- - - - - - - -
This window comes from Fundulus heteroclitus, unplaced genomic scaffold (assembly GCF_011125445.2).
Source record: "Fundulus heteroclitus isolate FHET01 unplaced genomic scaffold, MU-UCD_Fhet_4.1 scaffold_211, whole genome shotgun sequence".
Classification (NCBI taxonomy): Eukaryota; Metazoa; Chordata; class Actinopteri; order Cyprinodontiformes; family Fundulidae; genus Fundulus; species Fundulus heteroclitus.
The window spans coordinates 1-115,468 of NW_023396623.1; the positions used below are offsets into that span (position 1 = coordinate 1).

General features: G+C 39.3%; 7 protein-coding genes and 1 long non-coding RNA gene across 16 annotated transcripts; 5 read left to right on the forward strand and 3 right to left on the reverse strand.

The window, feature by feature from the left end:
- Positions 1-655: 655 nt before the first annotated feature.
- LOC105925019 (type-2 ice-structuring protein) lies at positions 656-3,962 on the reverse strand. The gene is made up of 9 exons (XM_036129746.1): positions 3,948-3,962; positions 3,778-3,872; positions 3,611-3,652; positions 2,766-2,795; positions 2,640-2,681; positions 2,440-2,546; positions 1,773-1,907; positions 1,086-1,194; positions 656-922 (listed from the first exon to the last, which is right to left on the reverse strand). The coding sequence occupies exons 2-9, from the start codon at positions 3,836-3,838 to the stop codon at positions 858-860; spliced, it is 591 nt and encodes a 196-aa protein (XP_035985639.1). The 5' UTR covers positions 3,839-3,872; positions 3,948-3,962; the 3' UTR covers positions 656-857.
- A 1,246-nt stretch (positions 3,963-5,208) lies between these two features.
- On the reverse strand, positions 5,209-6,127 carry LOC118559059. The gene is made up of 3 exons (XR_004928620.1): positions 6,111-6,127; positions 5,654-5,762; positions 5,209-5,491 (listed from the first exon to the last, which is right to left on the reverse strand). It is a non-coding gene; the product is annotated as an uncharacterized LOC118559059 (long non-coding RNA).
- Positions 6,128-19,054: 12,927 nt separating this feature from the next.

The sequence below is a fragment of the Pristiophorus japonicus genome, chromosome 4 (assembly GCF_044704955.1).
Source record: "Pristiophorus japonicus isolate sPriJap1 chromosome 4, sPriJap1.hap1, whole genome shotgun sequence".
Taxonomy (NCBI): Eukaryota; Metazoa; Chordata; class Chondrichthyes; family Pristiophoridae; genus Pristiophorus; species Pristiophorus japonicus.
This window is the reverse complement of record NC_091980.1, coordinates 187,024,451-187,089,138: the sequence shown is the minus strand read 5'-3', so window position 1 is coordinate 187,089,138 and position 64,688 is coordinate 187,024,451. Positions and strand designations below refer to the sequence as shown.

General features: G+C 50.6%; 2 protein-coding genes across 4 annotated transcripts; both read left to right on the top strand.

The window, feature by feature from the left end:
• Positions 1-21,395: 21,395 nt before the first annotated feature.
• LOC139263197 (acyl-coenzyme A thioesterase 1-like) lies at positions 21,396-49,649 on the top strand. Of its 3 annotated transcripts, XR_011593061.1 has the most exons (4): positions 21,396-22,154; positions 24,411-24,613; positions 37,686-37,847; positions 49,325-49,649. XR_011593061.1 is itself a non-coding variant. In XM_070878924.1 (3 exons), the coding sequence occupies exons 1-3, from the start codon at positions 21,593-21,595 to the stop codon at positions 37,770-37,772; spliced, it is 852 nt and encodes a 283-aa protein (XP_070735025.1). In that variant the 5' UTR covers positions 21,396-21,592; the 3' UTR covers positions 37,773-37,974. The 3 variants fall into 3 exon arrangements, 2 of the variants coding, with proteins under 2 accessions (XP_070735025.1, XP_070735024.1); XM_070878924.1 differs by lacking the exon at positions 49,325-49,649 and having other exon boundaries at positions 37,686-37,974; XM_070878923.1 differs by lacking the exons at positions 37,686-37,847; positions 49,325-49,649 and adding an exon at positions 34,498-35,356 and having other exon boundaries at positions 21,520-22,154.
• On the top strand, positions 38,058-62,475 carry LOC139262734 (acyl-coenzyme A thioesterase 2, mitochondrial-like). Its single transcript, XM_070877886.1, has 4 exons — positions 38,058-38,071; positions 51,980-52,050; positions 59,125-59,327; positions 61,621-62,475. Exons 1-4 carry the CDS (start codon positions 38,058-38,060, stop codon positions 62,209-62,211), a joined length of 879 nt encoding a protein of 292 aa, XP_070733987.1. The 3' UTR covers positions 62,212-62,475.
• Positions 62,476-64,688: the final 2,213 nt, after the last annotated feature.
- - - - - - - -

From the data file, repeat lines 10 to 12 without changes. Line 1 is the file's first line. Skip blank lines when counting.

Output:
- On the reverse strand, positions 5,209-6,127 carry LOC118559059. The gene is made up of 3 exons (XR_004928620.1): positions 6,111-6,127; positions 5,654-5,762; positions 5,209-5,491 (listed from the first exon to the last, which is right to left on the reverse strand). It is a non-coding gene; the product is annotated as an uncharacterized LOC118559059 (long non-coding RNA).
- Positions 6,128-19,054: 12,927 nt separating this feature from the next.

The sequence below is a fragment of the Pristiophorus japonicus genome, chromosome 4 (assembly GCF_044704955.1).